- Feb 07, 2013
- 0 Comments
At our Friday work morning last week, Caitlin, Mary and I came up with a sketch for the new frontpage of the website. We want it to answer the following questions:
- What the heck is this thing?
- How do I get started?
- Is this fun?
- Is this website alive?
- If I’m good, what could I do?
- If I’m just starting out, what can I do?
Our final design included a progress bar of sorts highlighting the main tenets of Looking Glass- Create, Share, Remix. Underneath it will be a collection of worlds and categories (New Users, Top New Remixes) surrounding a tag cloud. Although we think the whole design is really cool, we thought it would be more feasible to implement it increments. I am starting out with the piece that will give us the most bang for our buck - the progress bar.
This is what it looks like contracted:
This is expanded.
It’s still a work in progress (ha), but I like the look overall. (No small part because of the awesome tutorial partials I took from the tutorial page). In the future, I want to round the corners of the expanded part and work on the spacing. I also need to add some links in to the download and sign up page.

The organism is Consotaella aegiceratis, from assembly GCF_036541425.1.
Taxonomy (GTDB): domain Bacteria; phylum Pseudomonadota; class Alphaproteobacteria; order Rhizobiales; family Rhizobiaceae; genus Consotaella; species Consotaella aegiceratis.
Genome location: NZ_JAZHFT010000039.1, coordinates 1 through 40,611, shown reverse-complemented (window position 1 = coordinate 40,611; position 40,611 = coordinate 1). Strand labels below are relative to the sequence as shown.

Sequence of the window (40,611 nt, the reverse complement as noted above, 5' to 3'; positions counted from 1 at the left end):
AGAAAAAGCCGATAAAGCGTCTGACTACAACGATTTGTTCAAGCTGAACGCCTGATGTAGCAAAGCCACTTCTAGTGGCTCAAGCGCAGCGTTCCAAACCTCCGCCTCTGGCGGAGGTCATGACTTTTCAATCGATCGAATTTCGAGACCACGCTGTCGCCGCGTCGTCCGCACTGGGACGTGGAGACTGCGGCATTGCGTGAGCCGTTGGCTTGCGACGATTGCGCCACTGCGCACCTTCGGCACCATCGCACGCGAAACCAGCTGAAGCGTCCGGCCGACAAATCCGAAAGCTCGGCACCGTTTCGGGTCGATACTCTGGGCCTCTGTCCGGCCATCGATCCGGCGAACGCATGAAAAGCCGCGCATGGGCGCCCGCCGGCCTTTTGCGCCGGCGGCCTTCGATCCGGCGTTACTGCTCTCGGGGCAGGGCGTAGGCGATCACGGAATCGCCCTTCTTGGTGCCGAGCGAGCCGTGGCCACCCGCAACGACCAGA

Without the worlds/tags clouds underneath it, the progress bar looks a little sad in its condensed form. For now, I think that it will start out with the Create tab expanded so the page doesn’t look so empty. The next part of the incremental implementation could be square partials for the worlds that (for now) would just arrange themselves like a photo album underneath the bar.
Speaking of feasibility, I also had a discussion with Caitlin about where badges skill tests stand. Instead of taking the time to figure out how to test the different categories of skills, I will switch my focus to a couple of badges and fully flesh out the tests for them. Once we see how those play out in implementation it could give us some perspective on the rest of the tests.
As such, for the rest of tonight and tomorrow I am working on implementing the Stories 101 tests and being able to tell if an expressionStatement is in a block that is disabled
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